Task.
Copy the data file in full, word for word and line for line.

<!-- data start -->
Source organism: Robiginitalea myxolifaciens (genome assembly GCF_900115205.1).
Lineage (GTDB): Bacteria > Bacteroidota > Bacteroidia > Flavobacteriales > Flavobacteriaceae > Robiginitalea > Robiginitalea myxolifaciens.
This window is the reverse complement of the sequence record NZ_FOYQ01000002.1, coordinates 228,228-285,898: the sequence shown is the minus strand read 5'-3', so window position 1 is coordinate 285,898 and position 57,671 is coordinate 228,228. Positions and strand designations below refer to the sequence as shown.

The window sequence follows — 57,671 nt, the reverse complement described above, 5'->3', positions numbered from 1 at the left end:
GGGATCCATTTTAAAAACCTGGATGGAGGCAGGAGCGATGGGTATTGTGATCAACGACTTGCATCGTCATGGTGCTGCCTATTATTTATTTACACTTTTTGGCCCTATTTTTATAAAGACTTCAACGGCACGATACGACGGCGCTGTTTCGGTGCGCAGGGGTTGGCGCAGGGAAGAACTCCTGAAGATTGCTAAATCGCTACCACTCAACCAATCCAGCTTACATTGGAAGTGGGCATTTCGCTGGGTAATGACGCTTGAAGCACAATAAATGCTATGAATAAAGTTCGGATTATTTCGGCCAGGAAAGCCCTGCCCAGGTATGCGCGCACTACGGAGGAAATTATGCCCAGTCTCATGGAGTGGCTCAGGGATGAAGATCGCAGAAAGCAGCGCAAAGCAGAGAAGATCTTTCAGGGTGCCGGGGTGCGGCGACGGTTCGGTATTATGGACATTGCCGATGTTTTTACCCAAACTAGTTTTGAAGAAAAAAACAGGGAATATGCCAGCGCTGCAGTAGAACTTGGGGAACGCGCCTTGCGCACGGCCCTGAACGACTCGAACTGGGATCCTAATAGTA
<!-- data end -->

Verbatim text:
Source organism: Robiginitalea myxolifaciens (genome assembly GCF_900115205.1).
Lineage (GTDB): Bacteria > Bacteroidota > Bacteroidia > Flavobacteriales > Flavobacteriaceae > Robiginitalea > Robiginitalea myxolifaciens.
This window is the reverse complement of the sequence record NZ_FOYQ01000002.1, coordinates 228,228-285,898: the sequence shown is the minus strand read 5'-3', so window position 1 is coordinate 285,898 and position 57,671 is coordinate 228,228. Positions and strand designations below refer to the sequence as shown.

The window sequence follows — 57,671 nt, the reverse complement described above, 5'->3', positions numbered from 1 at the left end:
GGGATCCATTTTAAAAACCTGGATGGAGGCAGGAGCGATGGGTATTGTGATCAACGACTTGCATCGTCATGGTGCTGCCTATTATTTATTTACACTTTTTGGCCCTATTTTTATAAAGACTTCAACGGCACGATACGACGGCGCTGTTTCGGTGCGCAGGGGTTGGCGCAGGGAAGAACTCCTGAAGATTGCTAAATCGCTACCACTCAACCAATCCAGCTTACATTGGAAGTGGGCATTTCGCTGGGTAATGACGCTTGAAGCACAATAAATGCTATGAATAAAGTTCGGATTATTTCGGCCAGGAAAGCCCTGCCCAGGTATGCGCGCACTACGGAGGAAATTATGCCCAGTCTCATGGAGTGGCTCAGGGATGAAGATCGCAGAAAGCAGCGCAAAGCAGAGAAGATCTTTCAGGGTGCCGGGGTGCGGCGACGGTTCGGTATTATGGACATTGCCGATGTTTTTACCCAAACTAGTTTTGAAGAAAAAAACAGGGAATATGCCAGCGCTGCAGTAGAACTTGGGGAACGCGCCTTGCGCACGGCCCTGAACGACTCGAACTGGGATCCTAATAGTA